Around this period, the manufacturers started developing formulations in wide range of packaging materials and started selling their products to an increasing number of countries.  While doing so, it was felt that there  was need for conducting standardized stability studies before marketing to assure that optimally stable molecules were manufactured, distributed and supplied to the patient.

To assist in execution of stability testing, the authorities in some countries obliged the manufacturers by drawing up stability testing guidelines. These guidelines were mainly issued in 1980’s.

The guidelines, while addressing basic issues, spelt out the stability data requirements for application dossier and broadly outline the steps for execution.

However, these individual country guidelines varied in concepts, requirements and point of emphasis which subsequently proved to be a bottleneck in the drive by various manufacturers to market and register their products in more than one country- a direct fallout of globalization.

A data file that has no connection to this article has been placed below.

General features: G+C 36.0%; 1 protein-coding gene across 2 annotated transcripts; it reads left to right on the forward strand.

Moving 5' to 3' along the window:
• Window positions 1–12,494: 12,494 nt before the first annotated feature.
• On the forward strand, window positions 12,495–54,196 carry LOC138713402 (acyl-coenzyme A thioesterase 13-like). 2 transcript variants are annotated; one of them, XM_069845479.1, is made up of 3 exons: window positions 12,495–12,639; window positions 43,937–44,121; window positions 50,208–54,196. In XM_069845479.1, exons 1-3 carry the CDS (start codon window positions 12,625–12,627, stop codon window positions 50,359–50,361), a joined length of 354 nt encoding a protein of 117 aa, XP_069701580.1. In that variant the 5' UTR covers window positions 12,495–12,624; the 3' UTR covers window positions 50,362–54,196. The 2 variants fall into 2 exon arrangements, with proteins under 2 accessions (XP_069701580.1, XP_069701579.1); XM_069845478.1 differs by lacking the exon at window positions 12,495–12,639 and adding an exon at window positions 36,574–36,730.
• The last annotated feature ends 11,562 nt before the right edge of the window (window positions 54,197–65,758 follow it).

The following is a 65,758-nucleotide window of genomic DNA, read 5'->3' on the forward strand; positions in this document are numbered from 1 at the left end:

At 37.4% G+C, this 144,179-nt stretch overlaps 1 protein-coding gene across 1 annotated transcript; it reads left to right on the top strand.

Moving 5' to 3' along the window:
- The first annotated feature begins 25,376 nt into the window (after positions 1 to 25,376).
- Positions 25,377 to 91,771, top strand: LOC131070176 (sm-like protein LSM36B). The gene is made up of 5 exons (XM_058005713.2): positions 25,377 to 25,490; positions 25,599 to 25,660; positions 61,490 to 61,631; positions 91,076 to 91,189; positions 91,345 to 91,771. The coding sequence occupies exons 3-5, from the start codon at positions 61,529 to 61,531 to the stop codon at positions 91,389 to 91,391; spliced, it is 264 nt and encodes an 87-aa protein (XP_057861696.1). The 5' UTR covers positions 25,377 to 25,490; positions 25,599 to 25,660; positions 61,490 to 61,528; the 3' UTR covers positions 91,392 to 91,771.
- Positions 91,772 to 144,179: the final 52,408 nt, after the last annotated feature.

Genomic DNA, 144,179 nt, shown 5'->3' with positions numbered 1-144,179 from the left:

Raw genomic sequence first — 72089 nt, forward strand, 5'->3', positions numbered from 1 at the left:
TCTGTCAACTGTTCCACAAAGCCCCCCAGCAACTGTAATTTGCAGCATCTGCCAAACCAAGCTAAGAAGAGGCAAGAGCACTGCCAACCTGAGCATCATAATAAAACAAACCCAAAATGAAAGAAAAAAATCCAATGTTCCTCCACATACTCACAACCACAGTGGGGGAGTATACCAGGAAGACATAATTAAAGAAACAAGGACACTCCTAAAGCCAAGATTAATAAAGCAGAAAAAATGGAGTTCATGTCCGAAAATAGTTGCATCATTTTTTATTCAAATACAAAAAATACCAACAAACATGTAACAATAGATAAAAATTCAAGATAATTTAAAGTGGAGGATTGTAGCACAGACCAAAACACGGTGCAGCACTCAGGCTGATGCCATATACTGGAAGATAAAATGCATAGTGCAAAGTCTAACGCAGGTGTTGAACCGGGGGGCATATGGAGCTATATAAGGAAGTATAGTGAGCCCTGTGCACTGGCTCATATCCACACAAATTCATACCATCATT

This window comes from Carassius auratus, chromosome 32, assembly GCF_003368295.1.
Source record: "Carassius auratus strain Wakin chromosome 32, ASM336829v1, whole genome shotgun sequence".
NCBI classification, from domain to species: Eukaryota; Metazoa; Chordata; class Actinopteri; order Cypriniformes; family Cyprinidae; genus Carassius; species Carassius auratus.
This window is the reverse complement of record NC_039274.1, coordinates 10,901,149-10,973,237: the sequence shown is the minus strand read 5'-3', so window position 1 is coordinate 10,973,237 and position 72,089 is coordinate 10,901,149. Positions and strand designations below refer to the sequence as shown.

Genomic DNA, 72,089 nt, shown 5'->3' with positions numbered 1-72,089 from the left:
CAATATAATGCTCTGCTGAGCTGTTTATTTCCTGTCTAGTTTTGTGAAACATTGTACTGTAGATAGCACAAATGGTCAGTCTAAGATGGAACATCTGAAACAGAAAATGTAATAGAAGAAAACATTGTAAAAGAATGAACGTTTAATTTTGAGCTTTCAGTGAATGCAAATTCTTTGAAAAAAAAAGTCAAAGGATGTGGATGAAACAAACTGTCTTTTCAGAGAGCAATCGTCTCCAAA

Towards the end of 1980’s the process of the harmonization of regulatory requirements begun through bilateral meetings between the officials and experts from US, Japan and EC. This culminated in holding of a symposium under the head – “Stability testing, new trends and requirements” June 5-7darmstadt, Germany. A preliminary draft was prepared at this meeting, which was discussed on 4th November 1993 at Brussels by an Expert working group and reported to Quality workshop of the first international conference on Harmonization held at the same place from 5-7 November 1991. Subsequently the guidelines “Stability Testing of New Drug Substances and Products” finalized on 27th October 1993 in Orlando.  

WHO in the meantime, being an observer to the ICH, felt that the ICH parent stability guideline was unfit for universal application. The reasons were
1. The guideline did not address the extreme climatic conditions found in many countries.
2. It only covered new drug substances and products and not the already established products that were in circulation in the WHO umbrella countries.

They come up with the separate “Guideline for Stability Testing of Pharmaceutical Products containing well Established Drug Substances in Conventional Dosage Forms”.

USFDA on its part has published the guidance document entitled “Expiration Dating and Stability Testing of Solid Oral Dosage Form Drugs Containing Iron” in June 1997. in 1998, it has issued a draft version of the guidance for industry under the title “Stability Testing of Drug Substances and Drug Products”. The guidance discusses stability for NDA, ANDA and IND.